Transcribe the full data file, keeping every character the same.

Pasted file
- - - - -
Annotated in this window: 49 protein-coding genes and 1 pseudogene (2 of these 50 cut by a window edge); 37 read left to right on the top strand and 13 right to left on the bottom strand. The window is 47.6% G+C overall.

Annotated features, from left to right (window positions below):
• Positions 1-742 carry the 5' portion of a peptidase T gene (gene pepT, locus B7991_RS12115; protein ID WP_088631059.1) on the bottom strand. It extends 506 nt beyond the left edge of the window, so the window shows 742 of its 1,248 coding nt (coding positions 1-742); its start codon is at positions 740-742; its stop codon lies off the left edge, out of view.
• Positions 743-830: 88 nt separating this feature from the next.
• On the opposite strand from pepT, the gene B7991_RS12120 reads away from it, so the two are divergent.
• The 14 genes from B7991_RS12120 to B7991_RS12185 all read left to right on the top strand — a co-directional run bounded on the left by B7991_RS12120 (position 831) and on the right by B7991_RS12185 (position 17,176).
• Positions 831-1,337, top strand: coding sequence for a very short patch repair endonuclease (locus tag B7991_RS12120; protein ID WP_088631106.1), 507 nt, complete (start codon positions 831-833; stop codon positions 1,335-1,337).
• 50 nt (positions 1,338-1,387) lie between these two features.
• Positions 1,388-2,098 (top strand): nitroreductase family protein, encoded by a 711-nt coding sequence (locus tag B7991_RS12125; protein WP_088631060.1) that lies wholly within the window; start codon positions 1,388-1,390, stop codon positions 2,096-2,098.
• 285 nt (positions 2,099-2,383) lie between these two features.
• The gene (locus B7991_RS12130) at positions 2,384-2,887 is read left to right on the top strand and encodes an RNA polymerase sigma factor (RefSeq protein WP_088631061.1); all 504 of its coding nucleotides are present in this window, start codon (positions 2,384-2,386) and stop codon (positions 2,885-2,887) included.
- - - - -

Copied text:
Annotated in this window: 49 protein-coding genes and 1 pseudogene (2 of these 50 cut by a window edge); 37 read left to right on the top strand and 13 right to left on the bottom strand. The window is 47.6% G+C overall.

Annotated features, from left to right (window positions below):
• Positions 1-742 carry the 5' portion of a peptidase T gene (gene pepT, locus B7991_RS12115; protein ID WP_088631059.1) on the bottom strand. It extends 506 nt beyond the left edge of the window, so the window shows 742 of its 1,248 coding nt (coding positions 1-742); its start codon is at positions 740-742; its stop codon lies off the left edge, out of view.
• Positions 743-830: 88 nt separating this feature from the next.
• On the opposite strand from pepT, the gene B7991_RS12120 reads away from it, so the two are divergent.
• The 14 genes from B7991_RS12120 to B7991_RS12185 all read left to right on the top strand — a co-directional run bounded on the left by B7991_RS12120 (position 831) and on the right by B7991_RS12185 (position 17,176).
• Positions 831-1,337, top strand: coding sequence for a very short patch repair endonuclease (locus tag B7991_RS12120; protein ID WP_088631106.1), 507 nt, complete (start codon positions 831-833; stop codon positions 1,335-1,337).
• 50 nt (positions 1,338-1,387) lie between these two features.
• Positions 1,388-2,098 (top strand): nitroreductase family protein, encoded by a 711-nt coding sequence (locus tag B7991_RS12125; protein WP_088631060.1) that lies wholly within the window; start codon positions 1,388-1,390, stop codon positions 2,096-2,098.
• 285 nt (positions 2,099-2,383) lie between these two features.
• The gene (locus B7991_RS12130) at positions 2,384-2,887 is read left to right on the top strand and encodes an RNA polymerase sigma factor (RefSeq protein WP_088631061.1); all 504 of its coding nucleotides are present in this window, start codon (positions 2,384-2,386) and stop codon (positions 2,885-2,887) included.